April 1, 2004
AS U.S. MARKS 36th ANNIVERSARY OF FAIR HOUSING ACT,
HUD SAYS HOUSING DISCRIMINATION IS UNDERREPORTED BY VICTIMS
WASHINGTON - In July 2000, Air Force Captain Dale Van Dyke, his wife Jennifer and their three young children relocated to Scott Air Force Base in Illinois, where they sought off-base housing. They were looking for a house with a yard in Belleville that was in a safe neighborhood and had good schools. A little more than three years later, a federal judge ordered an Illinois doctor to pay $15,445 to the Van Dyke's for refusing to rent the family a house because of their children.
as the 36th anniversary of the passage of the Fair Housing Act nears and Fair
Housing Month begins, the Van Dyke's and their offending would-be landlord are
among the growing number of Americans who have come to realize how the nation's
fair housing law applies to them.
The Act, established by Congress in 1968, prohibits discrimination in the rental, sale or financing of any dwelling based on race, color, religion, sex, or national origin. In 1988, amendments were added to prohibit discrimination based on disability and familial status. Alleged violations of the Act are investigated by the U.S. Department of Housing and Urban Development, state and city agencies working with HUD and private fair housing groups, many of which also receive HUD funds.
"HUD and our partners are determined to ensure fair housing for all, especially minorities and persons with disabilities," said Acting Secretary Alphonso Jackson. "Under the leadership of President Bush, our national commitment to creating equal housing opportunities for all Americans is as strong today as it was when President Johnson signed the Fair Housing Act into law."
In fiscal year 2003, individuals filed nearly 8,100 discrimination complaints with HUD and its partner agencies in states and localities, and the Department resolved more than 8,400 cases. HUD estimates, however, that the number of complaints received comprise only a small percentage of actual incidences of housing-related discrimination. Furthermore, HUD research suggests that more than 80 percent of people discriminated against fail to report the incident.
"The apparent reasons for this inaction are not complicated," said Carolyn Peoples, HUD assistant secretary for fair housing and equal opportunity. "Far too many Americans still do not know where to turn for help when they do experience discrimination. Others have trouble recognizing discrimination when it occurs."
HUD studies confirm that African Americans, Hispanics, Asians/Pacific Islanders and Native Americans often receive less favorable treatment than similarly qualified whites when attempting to buy or rent homes. Discrimination because of race and national origin is alleged in more than 50 percent of the complaints received by HUD and the state and local agencies it funds through the Fair Housing Assistance Program.
Discrimination based on disability accounted for 39 percent of the complaints received in fiscal year 2003 by HUD and its FHAP partners. Disability-related complaints include, among others, allegations of housing providers refusing to rent to people with disabilities, denying reasonable accommodations for people with disabilities or failing to design and construct housing that meets the Act's accessibility requirements.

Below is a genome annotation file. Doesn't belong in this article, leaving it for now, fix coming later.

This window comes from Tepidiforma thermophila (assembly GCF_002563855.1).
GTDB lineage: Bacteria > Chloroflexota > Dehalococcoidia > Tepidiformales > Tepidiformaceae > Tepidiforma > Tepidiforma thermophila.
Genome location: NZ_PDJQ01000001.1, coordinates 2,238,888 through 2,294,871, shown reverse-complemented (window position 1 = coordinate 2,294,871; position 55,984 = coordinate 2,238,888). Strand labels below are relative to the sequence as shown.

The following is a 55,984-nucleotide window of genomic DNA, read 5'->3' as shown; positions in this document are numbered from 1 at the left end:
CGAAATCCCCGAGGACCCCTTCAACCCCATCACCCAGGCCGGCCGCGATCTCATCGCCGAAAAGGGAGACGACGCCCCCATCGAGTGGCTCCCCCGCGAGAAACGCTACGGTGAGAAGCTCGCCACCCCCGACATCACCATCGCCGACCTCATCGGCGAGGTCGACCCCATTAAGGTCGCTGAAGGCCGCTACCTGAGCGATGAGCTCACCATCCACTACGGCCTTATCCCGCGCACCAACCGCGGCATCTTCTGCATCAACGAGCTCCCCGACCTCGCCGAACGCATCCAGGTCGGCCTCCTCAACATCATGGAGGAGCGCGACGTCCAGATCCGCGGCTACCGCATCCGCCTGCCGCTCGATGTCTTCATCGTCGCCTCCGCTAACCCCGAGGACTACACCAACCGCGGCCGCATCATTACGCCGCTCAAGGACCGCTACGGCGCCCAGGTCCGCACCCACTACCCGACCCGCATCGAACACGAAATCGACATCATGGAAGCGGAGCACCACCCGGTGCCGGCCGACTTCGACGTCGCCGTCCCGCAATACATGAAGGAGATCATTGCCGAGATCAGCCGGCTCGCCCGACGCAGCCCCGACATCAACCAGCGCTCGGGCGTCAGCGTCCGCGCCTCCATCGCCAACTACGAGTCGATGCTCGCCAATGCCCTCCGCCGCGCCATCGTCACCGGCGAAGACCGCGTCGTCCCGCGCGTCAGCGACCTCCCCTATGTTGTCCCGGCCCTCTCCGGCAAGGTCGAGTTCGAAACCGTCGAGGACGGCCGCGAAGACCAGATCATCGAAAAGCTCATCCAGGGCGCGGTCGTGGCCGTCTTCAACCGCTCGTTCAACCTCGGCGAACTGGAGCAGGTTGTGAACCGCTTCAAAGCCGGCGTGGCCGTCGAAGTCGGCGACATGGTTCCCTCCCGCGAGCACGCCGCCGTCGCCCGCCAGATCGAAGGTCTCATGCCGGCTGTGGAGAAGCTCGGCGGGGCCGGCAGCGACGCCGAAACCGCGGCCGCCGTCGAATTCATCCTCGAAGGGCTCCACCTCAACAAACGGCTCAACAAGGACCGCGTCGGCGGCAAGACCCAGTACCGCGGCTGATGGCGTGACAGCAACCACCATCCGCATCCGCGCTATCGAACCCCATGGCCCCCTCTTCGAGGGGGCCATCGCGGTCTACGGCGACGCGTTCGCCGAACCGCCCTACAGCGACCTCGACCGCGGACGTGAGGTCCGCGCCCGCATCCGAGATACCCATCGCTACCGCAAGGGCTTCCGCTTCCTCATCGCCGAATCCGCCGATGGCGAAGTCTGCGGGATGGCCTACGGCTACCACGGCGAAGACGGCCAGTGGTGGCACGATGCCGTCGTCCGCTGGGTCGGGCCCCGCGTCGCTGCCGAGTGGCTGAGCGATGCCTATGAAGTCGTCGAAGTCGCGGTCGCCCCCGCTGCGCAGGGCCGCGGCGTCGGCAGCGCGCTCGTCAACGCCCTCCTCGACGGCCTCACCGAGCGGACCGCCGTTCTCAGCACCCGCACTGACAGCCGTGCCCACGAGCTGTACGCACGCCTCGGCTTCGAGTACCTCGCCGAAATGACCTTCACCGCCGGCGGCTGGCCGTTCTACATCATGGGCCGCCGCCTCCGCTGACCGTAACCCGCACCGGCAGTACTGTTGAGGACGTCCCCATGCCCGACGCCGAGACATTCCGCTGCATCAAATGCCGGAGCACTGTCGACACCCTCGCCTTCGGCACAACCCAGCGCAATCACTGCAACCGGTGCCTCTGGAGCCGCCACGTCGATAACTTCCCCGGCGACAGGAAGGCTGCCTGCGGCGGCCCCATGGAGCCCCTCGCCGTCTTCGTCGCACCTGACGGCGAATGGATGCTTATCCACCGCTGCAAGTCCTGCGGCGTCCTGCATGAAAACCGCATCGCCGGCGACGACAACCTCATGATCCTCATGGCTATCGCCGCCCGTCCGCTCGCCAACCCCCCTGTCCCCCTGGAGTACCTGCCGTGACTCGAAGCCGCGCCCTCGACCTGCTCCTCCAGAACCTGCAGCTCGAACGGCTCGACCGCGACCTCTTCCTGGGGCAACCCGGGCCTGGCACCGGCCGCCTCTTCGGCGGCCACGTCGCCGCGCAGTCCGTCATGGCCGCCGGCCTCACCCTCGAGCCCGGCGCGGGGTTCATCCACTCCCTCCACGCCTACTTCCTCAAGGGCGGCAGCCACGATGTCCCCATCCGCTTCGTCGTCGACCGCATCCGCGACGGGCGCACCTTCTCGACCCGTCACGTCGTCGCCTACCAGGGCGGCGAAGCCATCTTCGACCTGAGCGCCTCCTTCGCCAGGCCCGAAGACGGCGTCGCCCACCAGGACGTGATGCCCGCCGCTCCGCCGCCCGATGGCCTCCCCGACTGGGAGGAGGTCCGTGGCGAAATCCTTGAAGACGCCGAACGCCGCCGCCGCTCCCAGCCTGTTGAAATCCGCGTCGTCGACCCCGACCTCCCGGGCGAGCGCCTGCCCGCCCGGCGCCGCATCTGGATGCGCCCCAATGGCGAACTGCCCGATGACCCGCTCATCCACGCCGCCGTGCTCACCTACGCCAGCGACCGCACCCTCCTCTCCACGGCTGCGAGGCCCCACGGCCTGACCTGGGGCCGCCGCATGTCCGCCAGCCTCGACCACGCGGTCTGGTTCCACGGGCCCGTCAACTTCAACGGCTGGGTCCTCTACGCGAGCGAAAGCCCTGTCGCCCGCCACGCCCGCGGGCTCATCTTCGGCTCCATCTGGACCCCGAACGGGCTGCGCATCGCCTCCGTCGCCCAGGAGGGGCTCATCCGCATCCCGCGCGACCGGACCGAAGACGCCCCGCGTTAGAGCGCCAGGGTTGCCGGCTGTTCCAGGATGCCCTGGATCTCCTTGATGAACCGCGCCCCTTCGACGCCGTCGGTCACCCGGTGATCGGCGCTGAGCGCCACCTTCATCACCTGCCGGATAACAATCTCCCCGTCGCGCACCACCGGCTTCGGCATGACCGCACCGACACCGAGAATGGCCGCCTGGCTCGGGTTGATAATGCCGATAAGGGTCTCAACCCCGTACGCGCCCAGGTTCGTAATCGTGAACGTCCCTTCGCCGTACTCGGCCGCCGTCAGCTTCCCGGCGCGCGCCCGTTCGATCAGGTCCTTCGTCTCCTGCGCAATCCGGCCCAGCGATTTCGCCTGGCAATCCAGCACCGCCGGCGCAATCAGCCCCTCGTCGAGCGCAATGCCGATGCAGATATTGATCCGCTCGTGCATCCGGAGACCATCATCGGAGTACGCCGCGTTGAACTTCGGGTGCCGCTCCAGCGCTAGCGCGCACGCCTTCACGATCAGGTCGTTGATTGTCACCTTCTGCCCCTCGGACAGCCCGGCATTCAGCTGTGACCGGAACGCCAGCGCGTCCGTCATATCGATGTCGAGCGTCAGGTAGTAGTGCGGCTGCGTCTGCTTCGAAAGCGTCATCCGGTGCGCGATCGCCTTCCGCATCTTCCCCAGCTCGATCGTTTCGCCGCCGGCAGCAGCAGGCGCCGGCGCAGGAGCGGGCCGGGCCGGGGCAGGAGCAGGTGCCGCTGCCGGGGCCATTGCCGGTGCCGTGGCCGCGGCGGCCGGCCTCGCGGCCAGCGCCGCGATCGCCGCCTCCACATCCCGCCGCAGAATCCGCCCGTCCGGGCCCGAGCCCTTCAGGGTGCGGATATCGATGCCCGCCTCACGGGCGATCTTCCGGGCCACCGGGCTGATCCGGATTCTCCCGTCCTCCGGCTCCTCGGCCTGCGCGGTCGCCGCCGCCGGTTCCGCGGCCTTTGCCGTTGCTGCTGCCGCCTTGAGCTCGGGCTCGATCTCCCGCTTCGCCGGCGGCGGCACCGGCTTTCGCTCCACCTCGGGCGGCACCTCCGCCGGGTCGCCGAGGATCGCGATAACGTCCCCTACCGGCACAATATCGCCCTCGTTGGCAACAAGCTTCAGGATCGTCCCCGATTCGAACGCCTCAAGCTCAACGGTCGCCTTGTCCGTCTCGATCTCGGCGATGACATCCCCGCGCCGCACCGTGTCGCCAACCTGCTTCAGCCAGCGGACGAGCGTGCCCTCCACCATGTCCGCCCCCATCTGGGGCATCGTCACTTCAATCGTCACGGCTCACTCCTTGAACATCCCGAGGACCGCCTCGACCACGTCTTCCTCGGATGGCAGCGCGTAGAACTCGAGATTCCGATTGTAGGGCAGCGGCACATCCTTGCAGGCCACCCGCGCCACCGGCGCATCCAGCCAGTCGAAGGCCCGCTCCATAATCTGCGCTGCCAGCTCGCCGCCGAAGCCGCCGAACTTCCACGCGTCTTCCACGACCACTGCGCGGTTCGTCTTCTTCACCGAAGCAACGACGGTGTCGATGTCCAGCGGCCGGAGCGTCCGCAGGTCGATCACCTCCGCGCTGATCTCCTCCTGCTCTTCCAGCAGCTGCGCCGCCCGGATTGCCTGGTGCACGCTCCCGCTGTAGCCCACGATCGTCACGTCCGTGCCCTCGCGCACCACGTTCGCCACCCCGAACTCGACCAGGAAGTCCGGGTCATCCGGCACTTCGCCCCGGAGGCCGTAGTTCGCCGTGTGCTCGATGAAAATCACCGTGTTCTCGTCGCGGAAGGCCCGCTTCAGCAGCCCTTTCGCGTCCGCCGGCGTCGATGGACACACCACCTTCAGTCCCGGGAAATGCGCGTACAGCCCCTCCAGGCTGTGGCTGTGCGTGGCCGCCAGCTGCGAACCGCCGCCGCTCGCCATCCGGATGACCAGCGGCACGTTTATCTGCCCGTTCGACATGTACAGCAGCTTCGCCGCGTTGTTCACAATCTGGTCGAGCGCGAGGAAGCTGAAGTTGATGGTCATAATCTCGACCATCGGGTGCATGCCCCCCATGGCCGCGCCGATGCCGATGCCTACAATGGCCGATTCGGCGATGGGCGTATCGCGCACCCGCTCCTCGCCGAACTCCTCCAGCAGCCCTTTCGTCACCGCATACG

HUD recently launched a national ad campaign designed to educate the public about their fair housing rights. The campaign directs people to call HUD - (800) 669-9777, TDD (800) 927-9275 - if they believe they are being discriminated against. The campaign also includes an award-winning public service announcement.
HUD has also stepped up enforcement efforts undertaken absent a complaint from an individual. For example:
$1.5 million will be used to conduct testing, enforcement and education and
outreach in areas where discrimination against blacks and Hispanics is particularly
$600,000 will go to testing, enforcement and education and outreach in areas
where banks and other lenders may be engaged in discriminatory or predatory
$1.8 million will be earmarked for partner agencies to help fight discrimination
against Asians, Pacific Islanders and Native Americans;
- A newly
created Systemic Investigations Office within the Office of Fair Housing and
Equal Opportunity will investigate cases where alleged discrimination impacts
large numbers of people when no individual has filed a complaint; and,
- Nearly $500,000 will be used to address discrimination against persons who are or perceived to be Muslim or of Middle Eastern descent.
During fiscal year 2005, HUD will award some $48 million to public and private organizations and state and local governments to carry out a range of fair housing activities. Approximately $27 million will go to state and local jurisdictions that have entered into cooperative agreements with HUD to support enforcement, education and outreach activities. The remaining $20.7 million will be provided to non-profit agencies that directly target discrimination and educate the public.
HUD is the nation's housing agency committed to increasing homeownership, particularly among minorities; creating affordable housing opportunities for low-income Americans; and supporting the homeless, elderly, people with disabilities and people living with AIDS. The Department also promotes economic and community development as well as enforces the nation's fair housing laws. More information about HUD and its programs is available on the Internet and espanol.hud.gov.
Note to editors: People who believe they've been harmed by housing discrimination can file complaints with HUD by calling 1-800-669-9777.